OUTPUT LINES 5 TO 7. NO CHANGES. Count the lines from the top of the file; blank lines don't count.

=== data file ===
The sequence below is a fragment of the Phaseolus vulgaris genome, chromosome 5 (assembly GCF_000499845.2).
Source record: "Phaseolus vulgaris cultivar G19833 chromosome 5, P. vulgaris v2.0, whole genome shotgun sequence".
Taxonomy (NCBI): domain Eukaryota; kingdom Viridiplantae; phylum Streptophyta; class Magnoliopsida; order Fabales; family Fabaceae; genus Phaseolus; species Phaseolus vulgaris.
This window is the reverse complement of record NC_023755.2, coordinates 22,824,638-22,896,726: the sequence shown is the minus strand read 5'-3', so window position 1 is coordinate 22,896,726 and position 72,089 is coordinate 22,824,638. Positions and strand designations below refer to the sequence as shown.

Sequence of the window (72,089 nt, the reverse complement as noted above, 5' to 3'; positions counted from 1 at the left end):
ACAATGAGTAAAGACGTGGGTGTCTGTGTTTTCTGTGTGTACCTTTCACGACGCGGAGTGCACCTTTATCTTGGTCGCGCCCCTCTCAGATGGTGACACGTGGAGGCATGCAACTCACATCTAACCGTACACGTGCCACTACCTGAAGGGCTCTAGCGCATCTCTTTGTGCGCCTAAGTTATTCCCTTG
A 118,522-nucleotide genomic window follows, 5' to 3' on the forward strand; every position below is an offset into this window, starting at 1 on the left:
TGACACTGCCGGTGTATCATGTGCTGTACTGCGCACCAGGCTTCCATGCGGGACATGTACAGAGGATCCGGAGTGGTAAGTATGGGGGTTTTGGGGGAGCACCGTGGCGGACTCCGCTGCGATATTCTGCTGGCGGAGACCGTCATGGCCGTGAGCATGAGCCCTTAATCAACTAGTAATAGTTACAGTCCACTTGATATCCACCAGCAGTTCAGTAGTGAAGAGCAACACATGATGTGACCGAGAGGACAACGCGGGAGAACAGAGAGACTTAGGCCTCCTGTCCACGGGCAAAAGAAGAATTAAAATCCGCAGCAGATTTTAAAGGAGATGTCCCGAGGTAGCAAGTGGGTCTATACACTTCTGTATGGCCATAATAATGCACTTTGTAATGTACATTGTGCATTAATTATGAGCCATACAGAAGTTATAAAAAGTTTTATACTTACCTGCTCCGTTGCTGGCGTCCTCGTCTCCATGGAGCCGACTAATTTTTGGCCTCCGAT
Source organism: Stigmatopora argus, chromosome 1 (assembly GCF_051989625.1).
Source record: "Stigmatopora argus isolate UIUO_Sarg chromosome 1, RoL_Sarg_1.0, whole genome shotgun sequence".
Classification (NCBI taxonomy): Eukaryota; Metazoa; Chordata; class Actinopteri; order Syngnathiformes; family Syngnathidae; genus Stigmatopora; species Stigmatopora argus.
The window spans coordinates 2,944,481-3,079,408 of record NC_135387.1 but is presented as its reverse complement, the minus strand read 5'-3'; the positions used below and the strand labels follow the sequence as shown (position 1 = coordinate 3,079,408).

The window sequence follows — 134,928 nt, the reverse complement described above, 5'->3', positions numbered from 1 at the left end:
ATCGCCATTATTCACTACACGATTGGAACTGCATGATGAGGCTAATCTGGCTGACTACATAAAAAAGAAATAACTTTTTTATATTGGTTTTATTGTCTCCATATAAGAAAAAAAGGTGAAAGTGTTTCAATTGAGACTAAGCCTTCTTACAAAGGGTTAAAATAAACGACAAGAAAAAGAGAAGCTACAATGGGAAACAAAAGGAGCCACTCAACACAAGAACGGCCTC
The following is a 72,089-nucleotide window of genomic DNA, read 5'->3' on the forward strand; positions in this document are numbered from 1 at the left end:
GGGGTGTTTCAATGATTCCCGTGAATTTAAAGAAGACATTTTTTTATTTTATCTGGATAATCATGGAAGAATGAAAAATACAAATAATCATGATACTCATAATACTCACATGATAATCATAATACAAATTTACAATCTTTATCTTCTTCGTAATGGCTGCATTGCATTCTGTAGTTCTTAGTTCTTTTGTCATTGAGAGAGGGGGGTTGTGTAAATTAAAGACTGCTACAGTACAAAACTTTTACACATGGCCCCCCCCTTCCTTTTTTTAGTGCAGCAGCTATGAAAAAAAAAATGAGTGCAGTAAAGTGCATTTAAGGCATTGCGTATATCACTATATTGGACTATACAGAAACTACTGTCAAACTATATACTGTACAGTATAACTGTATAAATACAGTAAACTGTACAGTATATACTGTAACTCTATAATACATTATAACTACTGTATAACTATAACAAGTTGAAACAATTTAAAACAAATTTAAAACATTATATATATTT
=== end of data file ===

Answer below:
Sequence of the window (72,089 nt, the reverse complement as noted above, 5' to 3'; positions counted from 1 at the left end):
ACAATGAGTAAAGACGTGGGTGTCTGTGTTTTCTGTGTGTACCTTTCACGACGCGGAGTGCACCTTTATCTTGGTCGCGCCCCTCTCAGATGGTGACACGTGGAGGCATGCAACTCACATCTAACCGTACACGTGCCACTACCTGAAGGGCTCTAGCGCATCTCTTTGTGCGCCTAAGTTATTCCCTTG
A 118,522-nucleotide genomic window follows, 5' to 3' on the forward strand; every position below is an offset into this window, starting at 1 on the left: